Income Tax Implications of Cryptocurrency in Canada
When do I need to report cryptocurrency or crypto activities?
All income has to be reported to the CRA on your annual personal tax return. If you have income from cryptocurrency, regardless of how that income is made, you’ll need to report it.
There is a misconception that cryptocurrency is "hidden" from the CRA. However, the CRA has spent the last several years expanding their ability to track down this type of income. The CRA is a member of the J5 (Joint Chiefs of Global Tax Enforcement) which is an international coalition aimed at tracking cryptocurrency-related tax evasion and money laundering. Digital wallet providers such as Coinbase have already been compelled by the courts to provide user information to tax agencies, and increasingly these companies have begun to voluntarily report to tax agencies on a regular basis.
The more important question with cryptocurrency income is not whether to report it (you have to!) but how to report it! Because cryptocurrency is treated as a commodity, not legal tender, in Canada, any transaction where cryptocurrency is used will have taxable consequences:
Selling cryptocurrency for legal tender: If you sell your cryptocurrency for more than you paid, the difference between your selling price and your original purchase price is income.
Trading cryptocurrency for a different cryptocurrency: This is considered a barter transaction, so both cryptocurrencies must be valued at the current fair value; if the one you receive is worth more than the one you traded, the difference in price is income.
Using cryptocurrency to buy goods and services: When you convert your cryptocurrency back into cash, if it happens to have gained value in the interim, that difference is income.
Accepting cryptocurrency as payment for goods and services: If the cryptocurrency you receive is worth more than the goods you sold, the difference in value is income.
Making a gift of cryptocurrency: This is considered a "deemed disposition" and must be valued at fair market value; if fair market value is higher than the original cost of your cryptocurrency, then you have a gain that is considered income.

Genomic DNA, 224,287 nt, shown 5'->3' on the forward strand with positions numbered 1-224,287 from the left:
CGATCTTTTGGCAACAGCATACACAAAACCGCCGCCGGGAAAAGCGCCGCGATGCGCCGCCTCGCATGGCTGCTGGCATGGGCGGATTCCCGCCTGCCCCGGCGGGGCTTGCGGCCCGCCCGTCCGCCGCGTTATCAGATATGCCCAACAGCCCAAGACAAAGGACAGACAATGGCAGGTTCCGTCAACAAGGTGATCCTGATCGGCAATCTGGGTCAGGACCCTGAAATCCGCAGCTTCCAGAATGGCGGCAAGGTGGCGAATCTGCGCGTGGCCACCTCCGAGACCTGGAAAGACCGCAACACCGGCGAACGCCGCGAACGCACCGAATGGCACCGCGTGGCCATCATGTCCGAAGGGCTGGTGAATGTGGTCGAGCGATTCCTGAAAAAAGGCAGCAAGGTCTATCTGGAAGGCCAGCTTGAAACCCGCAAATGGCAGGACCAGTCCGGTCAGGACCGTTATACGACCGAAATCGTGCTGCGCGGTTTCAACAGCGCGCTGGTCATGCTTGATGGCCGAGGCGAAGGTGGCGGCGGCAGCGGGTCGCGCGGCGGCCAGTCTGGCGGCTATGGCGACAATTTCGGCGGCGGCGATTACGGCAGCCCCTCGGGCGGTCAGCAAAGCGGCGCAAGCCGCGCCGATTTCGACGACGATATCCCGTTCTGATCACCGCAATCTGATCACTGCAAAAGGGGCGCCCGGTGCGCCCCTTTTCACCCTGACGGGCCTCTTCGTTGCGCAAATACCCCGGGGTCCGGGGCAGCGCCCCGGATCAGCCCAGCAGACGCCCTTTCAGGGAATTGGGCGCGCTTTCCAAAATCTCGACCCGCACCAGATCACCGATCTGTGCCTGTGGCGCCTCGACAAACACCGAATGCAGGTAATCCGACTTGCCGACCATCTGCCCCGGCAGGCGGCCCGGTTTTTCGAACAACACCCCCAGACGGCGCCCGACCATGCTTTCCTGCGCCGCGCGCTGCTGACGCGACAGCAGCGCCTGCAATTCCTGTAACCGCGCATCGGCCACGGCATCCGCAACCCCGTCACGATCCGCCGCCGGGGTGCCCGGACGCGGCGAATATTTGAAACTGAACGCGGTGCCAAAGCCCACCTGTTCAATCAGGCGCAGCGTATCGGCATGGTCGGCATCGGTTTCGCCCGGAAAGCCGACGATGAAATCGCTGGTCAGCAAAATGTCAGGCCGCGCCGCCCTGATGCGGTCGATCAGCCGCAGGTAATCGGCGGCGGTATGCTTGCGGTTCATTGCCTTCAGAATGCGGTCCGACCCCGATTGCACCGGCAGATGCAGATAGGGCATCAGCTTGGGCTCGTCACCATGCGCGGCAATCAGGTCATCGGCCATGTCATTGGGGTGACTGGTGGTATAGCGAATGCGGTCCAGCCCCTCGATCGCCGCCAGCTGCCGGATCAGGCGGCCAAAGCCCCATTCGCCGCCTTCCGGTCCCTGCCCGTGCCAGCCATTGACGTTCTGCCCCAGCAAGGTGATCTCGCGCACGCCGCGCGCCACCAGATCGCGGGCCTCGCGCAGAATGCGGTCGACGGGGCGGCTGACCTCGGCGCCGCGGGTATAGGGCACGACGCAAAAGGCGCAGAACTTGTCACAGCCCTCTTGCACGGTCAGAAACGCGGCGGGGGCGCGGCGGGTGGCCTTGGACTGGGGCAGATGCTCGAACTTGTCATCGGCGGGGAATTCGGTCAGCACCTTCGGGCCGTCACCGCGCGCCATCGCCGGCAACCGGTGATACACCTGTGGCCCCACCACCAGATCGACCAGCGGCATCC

What kind of income is it?
If you earn money by selling cryptocurrency, you’ll need to determine whether the income is capital gains or business income. If you report your cryptocurrency income as capital gains, you’ll need to be able to support that classification. The table below shows an estimate of the tax implications of a sale of cryptocurrency as a capital gain, versus as business income, and demonstrates why this distinction is so important.
In this example, we assume cryptocurrency with an original cost of $3,000 is sold for $7,000:
Indicators of business income
Regular or repetitive trades, purchases or sales of cryptocurrency
Holding crypto for short amounts of time before selling
Buying crypto with the intention of selling it quickly for a profit – even a single transaction like this can be considered business income
Mining cryptocurrency on a regular basis
Owning specialized equipment or building specialized infrastructure for mining crypto
Indicators of capital gains income
Holding cryptocurrency for long periods of time, similar to an investment portfolio
Bottom line: If you are mining cryptocurrency, or if you are buying and selling frequently in a manner similar to day-trading, the CRA will likely view your activity as a business, and your profit will be fully taxable.
Remember, though, that all expenses you incur (like mining hardware, special infrastructure upgrades like building a separate room, cooling equipment, internet and electricity) will be deductible against your business income. And if you have a business loss in the year, you can use that loss to reduce your income in other categories.